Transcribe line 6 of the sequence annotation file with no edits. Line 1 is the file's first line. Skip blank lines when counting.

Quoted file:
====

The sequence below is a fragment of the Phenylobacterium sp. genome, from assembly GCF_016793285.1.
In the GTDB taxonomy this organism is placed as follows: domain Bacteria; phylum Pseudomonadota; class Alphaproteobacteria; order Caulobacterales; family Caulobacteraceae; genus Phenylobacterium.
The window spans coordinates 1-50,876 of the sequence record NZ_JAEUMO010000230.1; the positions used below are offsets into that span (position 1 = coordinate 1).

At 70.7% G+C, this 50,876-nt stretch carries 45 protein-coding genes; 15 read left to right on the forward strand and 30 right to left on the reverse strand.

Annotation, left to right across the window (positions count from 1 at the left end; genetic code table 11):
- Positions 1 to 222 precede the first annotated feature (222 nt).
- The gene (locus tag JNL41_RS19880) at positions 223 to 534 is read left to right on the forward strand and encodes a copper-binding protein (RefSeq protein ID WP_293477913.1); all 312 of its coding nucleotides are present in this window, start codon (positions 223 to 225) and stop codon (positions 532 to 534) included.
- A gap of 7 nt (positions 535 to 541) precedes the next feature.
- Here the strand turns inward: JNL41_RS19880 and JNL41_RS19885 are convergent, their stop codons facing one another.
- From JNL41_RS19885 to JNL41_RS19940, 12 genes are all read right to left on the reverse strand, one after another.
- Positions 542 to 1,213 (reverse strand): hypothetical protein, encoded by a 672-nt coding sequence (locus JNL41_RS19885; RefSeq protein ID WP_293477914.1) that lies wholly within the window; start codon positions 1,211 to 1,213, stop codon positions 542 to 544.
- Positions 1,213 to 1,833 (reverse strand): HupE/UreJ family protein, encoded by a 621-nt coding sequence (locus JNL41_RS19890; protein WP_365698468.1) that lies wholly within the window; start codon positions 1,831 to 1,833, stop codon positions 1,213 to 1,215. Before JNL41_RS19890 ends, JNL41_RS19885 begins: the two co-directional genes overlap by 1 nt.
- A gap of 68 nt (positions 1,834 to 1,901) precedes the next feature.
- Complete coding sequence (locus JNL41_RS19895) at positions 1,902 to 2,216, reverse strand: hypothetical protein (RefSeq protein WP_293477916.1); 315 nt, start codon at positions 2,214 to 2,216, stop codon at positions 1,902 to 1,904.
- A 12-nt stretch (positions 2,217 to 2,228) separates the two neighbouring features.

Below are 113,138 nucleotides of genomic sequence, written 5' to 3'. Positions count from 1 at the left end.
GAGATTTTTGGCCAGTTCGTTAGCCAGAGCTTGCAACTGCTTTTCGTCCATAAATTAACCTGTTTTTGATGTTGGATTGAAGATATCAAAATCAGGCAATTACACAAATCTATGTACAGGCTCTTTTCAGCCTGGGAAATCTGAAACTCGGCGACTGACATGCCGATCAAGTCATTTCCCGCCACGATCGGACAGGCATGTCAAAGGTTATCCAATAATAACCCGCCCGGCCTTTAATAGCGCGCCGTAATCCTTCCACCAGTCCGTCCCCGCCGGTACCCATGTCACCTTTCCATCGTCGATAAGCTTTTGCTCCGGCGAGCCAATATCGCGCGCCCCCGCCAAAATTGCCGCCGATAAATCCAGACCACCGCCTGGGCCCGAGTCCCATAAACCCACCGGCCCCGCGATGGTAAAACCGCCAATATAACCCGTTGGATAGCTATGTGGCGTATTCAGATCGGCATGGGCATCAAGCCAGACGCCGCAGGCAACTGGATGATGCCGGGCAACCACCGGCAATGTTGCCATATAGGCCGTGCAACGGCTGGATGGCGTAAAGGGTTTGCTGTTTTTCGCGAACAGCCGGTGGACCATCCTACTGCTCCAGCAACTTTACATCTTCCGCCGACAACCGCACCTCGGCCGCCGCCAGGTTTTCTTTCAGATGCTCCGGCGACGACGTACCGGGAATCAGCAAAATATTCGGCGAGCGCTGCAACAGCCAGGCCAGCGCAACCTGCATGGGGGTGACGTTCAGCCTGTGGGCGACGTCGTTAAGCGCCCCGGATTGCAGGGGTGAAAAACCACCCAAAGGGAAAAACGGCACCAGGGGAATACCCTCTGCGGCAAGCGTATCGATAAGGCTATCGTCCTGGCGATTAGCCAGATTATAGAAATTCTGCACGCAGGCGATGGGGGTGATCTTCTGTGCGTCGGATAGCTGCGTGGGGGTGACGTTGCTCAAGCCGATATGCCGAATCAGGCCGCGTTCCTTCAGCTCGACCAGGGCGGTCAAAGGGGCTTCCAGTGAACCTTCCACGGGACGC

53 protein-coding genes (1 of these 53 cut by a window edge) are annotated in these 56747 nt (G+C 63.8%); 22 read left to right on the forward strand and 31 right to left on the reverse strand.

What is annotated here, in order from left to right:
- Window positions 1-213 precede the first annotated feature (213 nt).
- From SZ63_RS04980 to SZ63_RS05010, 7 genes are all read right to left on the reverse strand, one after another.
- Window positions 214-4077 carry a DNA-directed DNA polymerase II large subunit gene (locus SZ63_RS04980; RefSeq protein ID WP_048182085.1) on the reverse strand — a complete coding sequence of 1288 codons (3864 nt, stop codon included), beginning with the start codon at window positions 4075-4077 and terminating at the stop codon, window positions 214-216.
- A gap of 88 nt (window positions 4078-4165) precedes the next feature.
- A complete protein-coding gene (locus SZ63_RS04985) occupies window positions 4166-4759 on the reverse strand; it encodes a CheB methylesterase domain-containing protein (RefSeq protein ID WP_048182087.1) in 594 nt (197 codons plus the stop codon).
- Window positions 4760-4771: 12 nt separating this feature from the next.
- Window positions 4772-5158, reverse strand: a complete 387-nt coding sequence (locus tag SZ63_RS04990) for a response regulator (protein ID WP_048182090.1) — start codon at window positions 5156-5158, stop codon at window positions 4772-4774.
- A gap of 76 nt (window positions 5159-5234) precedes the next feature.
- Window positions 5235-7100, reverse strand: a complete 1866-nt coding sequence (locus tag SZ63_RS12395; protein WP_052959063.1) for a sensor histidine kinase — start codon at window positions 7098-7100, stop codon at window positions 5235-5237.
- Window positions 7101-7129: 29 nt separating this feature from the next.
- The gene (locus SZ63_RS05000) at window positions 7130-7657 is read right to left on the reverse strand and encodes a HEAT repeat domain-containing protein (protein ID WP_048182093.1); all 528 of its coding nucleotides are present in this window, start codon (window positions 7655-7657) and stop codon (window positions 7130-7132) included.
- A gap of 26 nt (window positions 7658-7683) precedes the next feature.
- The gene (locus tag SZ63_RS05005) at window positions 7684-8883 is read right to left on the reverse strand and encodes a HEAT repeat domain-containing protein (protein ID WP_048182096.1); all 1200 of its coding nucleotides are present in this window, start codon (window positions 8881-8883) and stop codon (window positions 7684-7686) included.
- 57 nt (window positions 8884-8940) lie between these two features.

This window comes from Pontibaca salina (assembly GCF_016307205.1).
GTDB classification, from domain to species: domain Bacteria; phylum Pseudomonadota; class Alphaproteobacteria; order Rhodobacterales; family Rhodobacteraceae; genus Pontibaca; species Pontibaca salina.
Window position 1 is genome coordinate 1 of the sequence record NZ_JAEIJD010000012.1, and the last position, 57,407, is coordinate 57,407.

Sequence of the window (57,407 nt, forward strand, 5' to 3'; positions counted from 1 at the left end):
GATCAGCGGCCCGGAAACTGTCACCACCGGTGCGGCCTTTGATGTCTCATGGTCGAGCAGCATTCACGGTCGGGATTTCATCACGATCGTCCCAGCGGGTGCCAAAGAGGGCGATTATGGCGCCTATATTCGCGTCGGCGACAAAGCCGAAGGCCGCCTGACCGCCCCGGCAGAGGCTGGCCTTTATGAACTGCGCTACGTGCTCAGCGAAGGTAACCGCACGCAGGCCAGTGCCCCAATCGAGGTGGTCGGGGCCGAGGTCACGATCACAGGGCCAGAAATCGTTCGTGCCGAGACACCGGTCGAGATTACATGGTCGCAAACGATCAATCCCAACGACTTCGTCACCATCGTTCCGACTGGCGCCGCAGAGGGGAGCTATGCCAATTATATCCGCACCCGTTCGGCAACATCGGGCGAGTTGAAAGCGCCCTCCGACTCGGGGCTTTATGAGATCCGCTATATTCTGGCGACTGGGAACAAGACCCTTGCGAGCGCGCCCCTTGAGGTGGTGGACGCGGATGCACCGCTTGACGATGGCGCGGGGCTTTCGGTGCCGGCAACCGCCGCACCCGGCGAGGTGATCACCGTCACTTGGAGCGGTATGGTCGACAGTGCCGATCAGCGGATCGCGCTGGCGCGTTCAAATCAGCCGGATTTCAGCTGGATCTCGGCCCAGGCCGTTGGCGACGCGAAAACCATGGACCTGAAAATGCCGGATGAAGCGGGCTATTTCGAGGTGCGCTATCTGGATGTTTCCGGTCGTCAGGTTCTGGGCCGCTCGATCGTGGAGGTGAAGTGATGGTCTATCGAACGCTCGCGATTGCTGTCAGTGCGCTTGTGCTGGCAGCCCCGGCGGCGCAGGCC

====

- Positions 1 to 222 precede the first annotated feature (222 nt).